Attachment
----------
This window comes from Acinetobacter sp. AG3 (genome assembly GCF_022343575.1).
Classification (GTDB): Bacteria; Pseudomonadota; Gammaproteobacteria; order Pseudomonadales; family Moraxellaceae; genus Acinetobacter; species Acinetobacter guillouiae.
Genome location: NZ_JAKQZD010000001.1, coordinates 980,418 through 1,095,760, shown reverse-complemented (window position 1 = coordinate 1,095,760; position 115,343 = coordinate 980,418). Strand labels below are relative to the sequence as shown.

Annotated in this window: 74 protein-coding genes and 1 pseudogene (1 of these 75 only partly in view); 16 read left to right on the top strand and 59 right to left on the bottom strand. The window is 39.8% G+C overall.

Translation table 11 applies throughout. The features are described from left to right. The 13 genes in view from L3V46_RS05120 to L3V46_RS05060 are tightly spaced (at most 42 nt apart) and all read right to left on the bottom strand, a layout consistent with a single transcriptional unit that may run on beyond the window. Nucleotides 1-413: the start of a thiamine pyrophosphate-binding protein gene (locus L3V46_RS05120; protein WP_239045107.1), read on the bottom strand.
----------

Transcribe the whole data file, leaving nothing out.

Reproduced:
This window comes from Acinetobacter sp. AG3 (genome assembly GCF_022343575.1).
Classification (GTDB): Bacteria; Pseudomonadota; Gammaproteobacteria; order Pseudomonadales; family Moraxellaceae; genus Acinetobacter; species Acinetobacter guillouiae.
Genome location: NZ_JAKQZD010000001.1, coordinates 980,418 through 1,095,760, shown reverse-complemented (window position 1 = coordinate 1,095,760; position 115,343 = coordinate 980,418). Strand labels below are relative to the sequence as shown.

Annotated in this window: 74 protein-coding genes and 1 pseudogene (1 of these 75 only partly in view); 16 read left to right on the top strand and 59 right to left on the bottom strand. The window is 39.8% G+C overall.

Translation table 11 applies throughout. The features are described from left to right. The 13 genes in view from L3V46_RS05120 to L3V46_RS05060 are tightly spaced (at most 42 nt apart) and all read right to left on the bottom strand, a layout consistent with a single transcriptional unit that may run on beyond the window. Nucleotides 1-413: the start of a thiamine pyrophosphate-binding protein gene (locus L3V46_RS05120; protein WP_239045107.1), read on the bottom strand.